The BBC has published two news reports that are damning in the extreme to Amazon-owned Ring.
In February US correspondent Sam Bocetta published Ring is a perfect storm of security threats which should be mandatory reading before you go further.
The BCC reports are not a witch hunt. Ring devices are far more than security or doorbell cameras.
The first report was Ring doorbell ‘gives Facebook and Google user data’ among other information it provides to Amazon.
Let’s start at Amazon’s response
First, the firm declined to elaborate on what information it collects beyond its privacy notice’s mentions of “data about your interactions”, “device characteristics” and other such inexact terms.
Gathering data allows us to give customers a better service or tailor the service to your needs (paraphrased).
Seriously, do people really fall for that nonsense?
Now the BBC has uncovered what it considers far more nefarious use of Ring Data. It logs every door press and app action.
The BBC originally made the data subject access request (DSAR) in January to tie into a broader investigation into the ways Amazon gathers and uses information about its customers.
We don’t want to steal the BCC’s thunder (you should read the articles) but to summarise
Ring (Amazon) knows (and the user cannot opt-out)
- When your doorbell activates
- How often (patterns)
- Using facial and object recognition could know who is coming or going
- Can use geofencing to know how long you are at home
- Camera coordinates
The article concludes
Data access requests only ever show us the tip of the iceberg of the amount of data that companies collect about us.
There’s enormous value – and power – in collecting non-personal data for all sorts of purposes: market research, training and AI.
Even anonymous data can have privacy implications, for instance, about the collective privacy of, say, a housing block, a group of people, or a household unit.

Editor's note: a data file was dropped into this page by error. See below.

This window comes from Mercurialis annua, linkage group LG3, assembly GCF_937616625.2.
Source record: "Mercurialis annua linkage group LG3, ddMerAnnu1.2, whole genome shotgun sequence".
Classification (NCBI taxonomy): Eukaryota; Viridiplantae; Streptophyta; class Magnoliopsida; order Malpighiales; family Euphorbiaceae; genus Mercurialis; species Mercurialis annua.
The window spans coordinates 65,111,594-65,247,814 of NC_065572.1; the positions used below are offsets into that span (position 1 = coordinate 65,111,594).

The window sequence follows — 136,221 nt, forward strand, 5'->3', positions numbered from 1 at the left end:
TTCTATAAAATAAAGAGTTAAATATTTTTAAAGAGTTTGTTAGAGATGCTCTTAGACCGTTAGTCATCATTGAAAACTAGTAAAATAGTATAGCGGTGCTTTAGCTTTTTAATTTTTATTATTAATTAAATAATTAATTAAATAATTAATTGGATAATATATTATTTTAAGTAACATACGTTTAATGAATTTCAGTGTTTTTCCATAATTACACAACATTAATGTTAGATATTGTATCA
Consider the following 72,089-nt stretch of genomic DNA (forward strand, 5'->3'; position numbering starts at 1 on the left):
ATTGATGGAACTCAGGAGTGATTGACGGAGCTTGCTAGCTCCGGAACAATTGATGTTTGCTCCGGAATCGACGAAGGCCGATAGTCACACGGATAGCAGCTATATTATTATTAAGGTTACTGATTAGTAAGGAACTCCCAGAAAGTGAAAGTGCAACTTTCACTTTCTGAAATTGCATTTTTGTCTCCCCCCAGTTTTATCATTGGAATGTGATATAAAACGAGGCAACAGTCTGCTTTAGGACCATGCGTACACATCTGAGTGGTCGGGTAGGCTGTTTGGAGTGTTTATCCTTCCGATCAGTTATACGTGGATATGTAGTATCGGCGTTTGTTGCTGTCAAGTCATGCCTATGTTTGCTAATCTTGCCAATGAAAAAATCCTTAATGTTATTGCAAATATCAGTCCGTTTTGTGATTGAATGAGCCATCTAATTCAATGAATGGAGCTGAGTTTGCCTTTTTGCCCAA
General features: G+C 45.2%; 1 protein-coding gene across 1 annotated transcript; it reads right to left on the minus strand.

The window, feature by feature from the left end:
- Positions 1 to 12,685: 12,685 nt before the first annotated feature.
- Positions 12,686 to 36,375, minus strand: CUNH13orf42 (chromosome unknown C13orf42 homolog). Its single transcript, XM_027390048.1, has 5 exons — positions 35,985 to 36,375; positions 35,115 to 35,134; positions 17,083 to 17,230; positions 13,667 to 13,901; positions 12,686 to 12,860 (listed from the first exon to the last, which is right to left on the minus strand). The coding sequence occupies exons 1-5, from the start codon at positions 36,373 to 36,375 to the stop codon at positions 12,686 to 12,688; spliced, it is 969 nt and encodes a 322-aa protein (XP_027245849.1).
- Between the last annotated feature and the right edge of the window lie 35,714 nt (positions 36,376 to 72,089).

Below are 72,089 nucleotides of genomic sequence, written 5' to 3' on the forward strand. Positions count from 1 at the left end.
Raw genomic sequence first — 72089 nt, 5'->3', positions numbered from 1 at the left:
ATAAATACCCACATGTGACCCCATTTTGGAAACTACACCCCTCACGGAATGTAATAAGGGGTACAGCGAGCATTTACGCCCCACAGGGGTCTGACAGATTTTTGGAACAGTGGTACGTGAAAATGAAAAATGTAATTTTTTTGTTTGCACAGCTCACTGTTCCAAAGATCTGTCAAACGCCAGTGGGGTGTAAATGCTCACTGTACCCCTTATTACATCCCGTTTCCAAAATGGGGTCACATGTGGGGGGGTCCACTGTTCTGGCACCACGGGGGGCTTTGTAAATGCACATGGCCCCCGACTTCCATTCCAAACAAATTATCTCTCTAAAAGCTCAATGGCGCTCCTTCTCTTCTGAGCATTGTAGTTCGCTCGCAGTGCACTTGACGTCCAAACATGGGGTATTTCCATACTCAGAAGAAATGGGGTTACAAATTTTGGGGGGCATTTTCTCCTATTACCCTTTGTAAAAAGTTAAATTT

GadgetGuy’s take – Ring may be a good company, but it is making a hash of this
Privacy should not depend on a multi-page end-user agreement that gives Ring/Amazon limitless power to do whatever it wants to with your information. It all boils down to ‘Can you trust Amazon‘ and the overwhelming fear is probably not. Sam Bocetta describes Amazon as creeping cancer.
Will Ring substantively alter its business model to stop gathering unnecessary data or sharing that with the world’s largest online shop? We suspect not.
Ring Update 16 March – too little, too late.
We have temporarily paused the use of most third-party analytics services in the Ring apps and website while we work on providing users with more abilities to opt out in Control Center. In early spring, we will provide customers with additional options to limit sharing information with third-party service providers.
Users can now opt out of sharing their information for the purpose of receiving personalized ads. If a user opts out, Ring will not share their information with third parties to serve them personalized Ring ads. If they visit Ring.com and are not logged in though, Ring will not know to apply this preference to the user’s visit. Although we believe personalized advertising can deliver a better customer experience, beginning this week we will provide users with a choice to opt out in Control Center.
Ring has used its wordsmiths to put lipstick on a pig! Instead of forcing users to opt-out it should simply ask whether they want to opt-in as most country’s privacy legislation mandates. Sorry Ring – you had an opportunity to fix things and you blew it. GadgetGuy cannot recommend any Ring product and it is looking closely at its parent Amazon!